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Home | Current News and Features | Limits on single-use bags, Styrofoam packaging a step in the right direction for Topsham

Limits on single-use bags, Styrofoam packaging a step in the right direction for Topsham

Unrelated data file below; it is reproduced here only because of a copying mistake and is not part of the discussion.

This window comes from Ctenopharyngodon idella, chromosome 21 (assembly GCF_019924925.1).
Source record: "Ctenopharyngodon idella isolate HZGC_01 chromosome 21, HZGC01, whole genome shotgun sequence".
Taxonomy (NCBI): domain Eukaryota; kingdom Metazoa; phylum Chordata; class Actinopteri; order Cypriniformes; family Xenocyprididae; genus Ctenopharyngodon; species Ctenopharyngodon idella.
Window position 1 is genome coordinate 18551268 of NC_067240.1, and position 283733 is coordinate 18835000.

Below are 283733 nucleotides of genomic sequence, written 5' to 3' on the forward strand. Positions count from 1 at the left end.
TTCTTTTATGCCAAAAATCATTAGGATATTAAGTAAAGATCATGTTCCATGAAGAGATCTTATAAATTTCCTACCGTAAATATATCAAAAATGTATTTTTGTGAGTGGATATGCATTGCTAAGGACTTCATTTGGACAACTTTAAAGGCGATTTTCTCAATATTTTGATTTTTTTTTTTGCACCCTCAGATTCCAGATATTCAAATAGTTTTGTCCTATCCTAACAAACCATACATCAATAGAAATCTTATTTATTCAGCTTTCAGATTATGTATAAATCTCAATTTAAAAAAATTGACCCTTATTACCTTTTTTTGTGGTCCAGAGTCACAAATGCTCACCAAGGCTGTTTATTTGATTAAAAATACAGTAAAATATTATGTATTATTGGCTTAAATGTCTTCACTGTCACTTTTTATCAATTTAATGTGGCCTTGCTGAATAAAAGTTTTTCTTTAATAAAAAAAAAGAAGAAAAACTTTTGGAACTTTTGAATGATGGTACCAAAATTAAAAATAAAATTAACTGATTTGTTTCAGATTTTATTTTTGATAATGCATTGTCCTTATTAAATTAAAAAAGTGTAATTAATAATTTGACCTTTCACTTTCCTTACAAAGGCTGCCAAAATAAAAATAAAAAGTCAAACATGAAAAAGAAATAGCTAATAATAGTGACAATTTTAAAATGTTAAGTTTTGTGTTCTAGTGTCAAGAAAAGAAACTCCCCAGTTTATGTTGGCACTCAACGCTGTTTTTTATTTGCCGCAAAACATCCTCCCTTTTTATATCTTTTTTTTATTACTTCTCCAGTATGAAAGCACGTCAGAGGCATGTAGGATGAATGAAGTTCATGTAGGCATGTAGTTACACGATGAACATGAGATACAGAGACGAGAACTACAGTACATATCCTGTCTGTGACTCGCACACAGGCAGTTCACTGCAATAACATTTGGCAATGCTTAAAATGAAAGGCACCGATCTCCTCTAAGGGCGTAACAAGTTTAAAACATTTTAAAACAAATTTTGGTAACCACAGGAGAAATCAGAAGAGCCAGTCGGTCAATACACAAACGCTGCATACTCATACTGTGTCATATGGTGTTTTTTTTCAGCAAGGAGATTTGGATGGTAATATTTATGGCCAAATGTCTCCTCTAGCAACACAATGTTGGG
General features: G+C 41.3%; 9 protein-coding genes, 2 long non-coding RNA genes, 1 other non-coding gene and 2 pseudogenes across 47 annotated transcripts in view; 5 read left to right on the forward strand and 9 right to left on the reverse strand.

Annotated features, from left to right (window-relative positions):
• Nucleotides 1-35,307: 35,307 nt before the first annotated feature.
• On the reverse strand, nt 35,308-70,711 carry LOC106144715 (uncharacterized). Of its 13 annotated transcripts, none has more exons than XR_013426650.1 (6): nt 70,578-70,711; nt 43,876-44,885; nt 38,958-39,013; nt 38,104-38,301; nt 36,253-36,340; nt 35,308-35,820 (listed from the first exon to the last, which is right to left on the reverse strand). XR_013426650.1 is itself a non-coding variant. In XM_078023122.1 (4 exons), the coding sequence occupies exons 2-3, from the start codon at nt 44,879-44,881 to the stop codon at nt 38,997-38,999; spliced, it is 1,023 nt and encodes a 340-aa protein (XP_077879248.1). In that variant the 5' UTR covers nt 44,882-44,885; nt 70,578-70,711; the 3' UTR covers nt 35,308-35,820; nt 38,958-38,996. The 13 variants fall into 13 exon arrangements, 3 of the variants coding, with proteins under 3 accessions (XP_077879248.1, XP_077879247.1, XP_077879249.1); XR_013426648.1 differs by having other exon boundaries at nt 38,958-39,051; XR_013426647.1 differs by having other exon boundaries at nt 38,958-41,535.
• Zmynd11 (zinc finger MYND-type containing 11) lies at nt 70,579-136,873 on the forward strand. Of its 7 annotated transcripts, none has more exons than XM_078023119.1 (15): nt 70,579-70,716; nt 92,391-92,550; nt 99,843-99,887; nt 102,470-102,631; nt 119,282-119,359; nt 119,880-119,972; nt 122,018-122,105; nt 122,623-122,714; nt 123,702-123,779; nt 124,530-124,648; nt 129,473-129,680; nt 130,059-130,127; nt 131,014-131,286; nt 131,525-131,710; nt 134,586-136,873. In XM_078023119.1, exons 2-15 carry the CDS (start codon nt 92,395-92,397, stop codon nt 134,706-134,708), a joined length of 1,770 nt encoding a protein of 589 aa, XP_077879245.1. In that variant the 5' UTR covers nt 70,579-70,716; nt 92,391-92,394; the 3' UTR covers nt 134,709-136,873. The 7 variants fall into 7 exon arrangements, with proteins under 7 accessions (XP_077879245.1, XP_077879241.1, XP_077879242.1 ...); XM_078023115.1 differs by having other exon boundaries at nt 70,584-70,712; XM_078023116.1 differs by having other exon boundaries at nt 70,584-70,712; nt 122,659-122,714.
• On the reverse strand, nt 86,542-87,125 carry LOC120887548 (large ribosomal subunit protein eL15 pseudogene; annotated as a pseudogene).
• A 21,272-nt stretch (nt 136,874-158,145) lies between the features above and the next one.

We are Topsham residents who support local ballot initiatives #1 and #2. We take this position because we believe that pervasive fossil fuel substances like plastic bags and Styrofoam adversely affect the health of our environment and the health of the living creatures which depend on it. Ballot issue #1 would impose a five-cent fee on each single-use plastic or paper bag used to package our purchases at checkout in stores with greater than two percent food sales. This small fee when imposed in other Maine communities has resulted in an increase in the use of reusable bags—without causing undue hardship. Ballot issue #2 would prohibit the use of polystyrene foam food and beverage containers. There are reasonably priced alternatives to these materials, and most Topsham restaurants have already chosen to use them. We know that passage of these ordinances will not solve all the problems of pervasive environmental plastic and Styrofoam because the problem is too large for one small community to address. However, if we join other communities in limiting these pollutants, we can begin to make a difference. Portland, South Portland, York, Falmouth, and Freeport are communities that have already adopted similar ordinances. We can join their effort. With passage of these initiatives, individuals will be encouraged to bring their own bags to grocery stores when they shop. If they do, they will avoid the five cent fee. Portland’s Hannaford grocery store noted that the percentage of customers who came with their own bags went from about 10% to more than 80% after implementation of these ordinances. Millions of single-use bags were kept out of the waste stream in Portland. Concern for low income residents has led to a provision of the bag ordinance in Topsham that gives SNAP recipients a grace period of one year before a fee is charged. Also, a local group, Midcoast BYOB, has raised money to give away five thousand bags that will be distributed through local agencies. We urge our fellow citizens to support these initiatives on November 8th. We care about our community and know that you do, too. Please vote. Lynne and Edward Caswell More detailed information about these specific ordinances with more information about the economic and environmental reasons for accepting them is available at a local site, bringyourownbag.info

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